Do Programs for Advanced Learners Work?

Writing for the Fordham Foundation, Jonathan Plucker reviews the research on programs for advanced learners. Excerpts from the piece appear below:

Advanced learning programs are effective, and we have reams of research to support that conclusion. What follows is a rough summary of intervention research, listed from more to less evidence of effectiveness. For the purposes of this post, “evidence of effectiveness” is defined as research on positive student outcomes, broadly defined, with a bias toward experimental studies. 

Acceleration is one of the most-studied intervention strategies in all of education, with overwhelming evidence of positive effects on student achievement. See the resources from the Belin-Blank Center and this meta-analysis

Ability grouping: While findings are not as clear cut as acceleration research, studies find convincing evidence that flexible ability grouping is a net positive for the student learning of our most and least advanced students. The meta-analysis linked above found evidence within-class ability grouping was most effective for promoting advanced learning among various grouping strategies, and other studies suggest that flexible ability grouping may help close excellence gaps. The field’s growing research base on curriculum models can also be placed in this category, and studies suggest that pre-differentiated, prescriptive curricula leads to significant growth in advanced learning.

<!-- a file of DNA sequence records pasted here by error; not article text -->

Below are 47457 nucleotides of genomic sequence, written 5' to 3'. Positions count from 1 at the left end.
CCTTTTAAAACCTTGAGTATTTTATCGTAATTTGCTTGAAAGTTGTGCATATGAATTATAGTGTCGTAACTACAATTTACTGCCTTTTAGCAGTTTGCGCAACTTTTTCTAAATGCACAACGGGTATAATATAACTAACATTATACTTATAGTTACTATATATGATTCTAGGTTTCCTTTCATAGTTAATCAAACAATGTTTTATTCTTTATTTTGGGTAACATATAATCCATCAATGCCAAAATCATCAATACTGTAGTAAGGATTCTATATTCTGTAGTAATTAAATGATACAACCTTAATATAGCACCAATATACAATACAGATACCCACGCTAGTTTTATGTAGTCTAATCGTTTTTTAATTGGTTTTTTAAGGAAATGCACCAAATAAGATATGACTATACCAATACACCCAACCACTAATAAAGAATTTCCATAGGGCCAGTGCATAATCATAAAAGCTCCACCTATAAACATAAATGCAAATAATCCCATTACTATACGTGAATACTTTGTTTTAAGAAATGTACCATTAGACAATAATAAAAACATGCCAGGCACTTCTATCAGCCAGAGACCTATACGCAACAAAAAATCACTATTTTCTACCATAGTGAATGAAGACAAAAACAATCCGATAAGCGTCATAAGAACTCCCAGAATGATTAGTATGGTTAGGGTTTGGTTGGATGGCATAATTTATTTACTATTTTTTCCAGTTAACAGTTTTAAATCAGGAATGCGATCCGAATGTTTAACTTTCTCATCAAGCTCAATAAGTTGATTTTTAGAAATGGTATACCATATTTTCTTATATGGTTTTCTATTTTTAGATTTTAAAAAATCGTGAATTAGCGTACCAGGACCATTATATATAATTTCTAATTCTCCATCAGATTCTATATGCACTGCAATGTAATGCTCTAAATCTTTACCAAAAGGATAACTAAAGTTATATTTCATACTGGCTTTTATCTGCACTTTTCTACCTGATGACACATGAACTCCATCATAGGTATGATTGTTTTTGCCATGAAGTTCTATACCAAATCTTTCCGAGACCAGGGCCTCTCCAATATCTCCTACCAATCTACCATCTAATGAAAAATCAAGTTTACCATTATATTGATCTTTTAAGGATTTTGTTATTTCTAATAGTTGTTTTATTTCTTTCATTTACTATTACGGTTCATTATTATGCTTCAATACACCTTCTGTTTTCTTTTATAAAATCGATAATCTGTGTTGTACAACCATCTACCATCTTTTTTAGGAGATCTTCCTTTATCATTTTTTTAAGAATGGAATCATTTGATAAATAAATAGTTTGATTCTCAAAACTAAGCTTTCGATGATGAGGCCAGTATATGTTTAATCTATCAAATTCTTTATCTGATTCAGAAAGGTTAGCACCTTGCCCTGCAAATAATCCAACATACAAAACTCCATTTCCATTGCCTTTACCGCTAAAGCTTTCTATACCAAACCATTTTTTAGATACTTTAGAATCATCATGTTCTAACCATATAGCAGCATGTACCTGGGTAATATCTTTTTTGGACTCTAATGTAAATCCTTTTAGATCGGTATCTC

Enrichment: It is difficult to determine the actual impact of enrichment programs. Research shows mixed but generally promising results, especially for summer, residential enrichment—such as these examples here, here, and here

Selective high schools: Among the oldest strategies for advanced education are public high schools that selectively choose high-performing students based on entrance exam scores, hence the label “exam schools.” Despite the long history of this approach to advanced learning, very few experimental studies exist, and other sophisticated research designs often produce mixed-to-negative results (examples here and here). The issues surrounding exam schools are complex and controversial, with longstanding questions about diversity, or lack thereof, in these schools, the value-added for students, and their ability to close excellence gaps.

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